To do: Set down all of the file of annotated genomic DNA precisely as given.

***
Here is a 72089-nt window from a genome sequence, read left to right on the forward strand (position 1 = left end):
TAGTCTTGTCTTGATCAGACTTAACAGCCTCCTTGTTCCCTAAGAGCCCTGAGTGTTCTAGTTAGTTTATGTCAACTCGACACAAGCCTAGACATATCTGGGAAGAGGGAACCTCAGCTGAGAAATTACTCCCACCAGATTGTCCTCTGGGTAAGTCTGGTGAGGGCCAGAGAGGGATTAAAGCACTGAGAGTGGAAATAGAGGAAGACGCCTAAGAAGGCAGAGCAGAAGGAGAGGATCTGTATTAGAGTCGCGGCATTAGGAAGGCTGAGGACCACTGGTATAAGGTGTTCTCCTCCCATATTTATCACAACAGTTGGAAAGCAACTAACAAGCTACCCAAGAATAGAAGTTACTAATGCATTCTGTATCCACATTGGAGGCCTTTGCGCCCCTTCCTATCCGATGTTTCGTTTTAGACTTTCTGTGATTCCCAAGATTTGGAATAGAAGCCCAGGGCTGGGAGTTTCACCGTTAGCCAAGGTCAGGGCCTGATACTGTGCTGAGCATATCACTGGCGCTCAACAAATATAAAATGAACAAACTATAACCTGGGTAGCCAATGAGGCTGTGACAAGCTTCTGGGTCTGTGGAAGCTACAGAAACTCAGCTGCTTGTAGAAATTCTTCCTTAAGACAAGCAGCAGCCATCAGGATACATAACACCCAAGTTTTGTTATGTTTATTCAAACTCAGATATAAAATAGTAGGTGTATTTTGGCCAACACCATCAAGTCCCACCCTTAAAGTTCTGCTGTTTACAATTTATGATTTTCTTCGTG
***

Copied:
Here is a 72089-nt window from a genome sequence, read left to right on the forward strand (position 1 = left end):
TAGTCTTGTCTTGATCAGACTTAACAGCCTCCTTGTTCCCTAAGAGCCCTGAGTGTTCTAGTTAGTTTATGTCAACTCGACACAAGCCTAGACATATCTGGGAAGAGGGAACCTCAGCTGAGAAATTACTCCCACCAGATTGTCCTCTGGGTAAGTCTGGTGAGGGCCAGAGAGGGATTAAAGCACTGAGAGTGGAAATAGAGGAAGACGCCTAAGAAGGCAGAGCAGAAGGAGAGGATCTGTATTAGAGTCGCGGCATTAGGAAGGCTGAGGACCACTGGTATAAGGTGTTCTCCTCCCATATTTATCACAACAGTTGGAAAGCAACTAACAAGCTACCCAAGAATAGAAGTTACTAATGCATTCTGTATCCACATTGGAGGCCTTTGCGCCCCTTCCTATCCGATGTTTCGTTTTAGACTTTCTGTGATTCCCAAGATTTGGAATAGAAGCCCAGGGCTGGGAGTTTCACCGTTAGCCAAGGTCAGGGCCTGATACTGTGCTGAGCATATCACTGGCGCTCAACAAATATAAAATGAACAAACTATAACCTGGGTAGCCAATGAGGCTGTGACAAGCTTCTGGGTCTGTGGAAGCTACAGAAACTCAGCTGCTTGTAGAAATTCTTCCTTAAGACAAGCAGCAGCCATCAGGATACATAACACCCAAGTTTTGTTATGTTTATTCAAACTCAGATATAAAATAGTAGGTGTATTTTGGCCAACACCATCAAGTCCCACCCTTAAAGTTCTGCTGTTTACAATTTATGATTTTCTTCGTG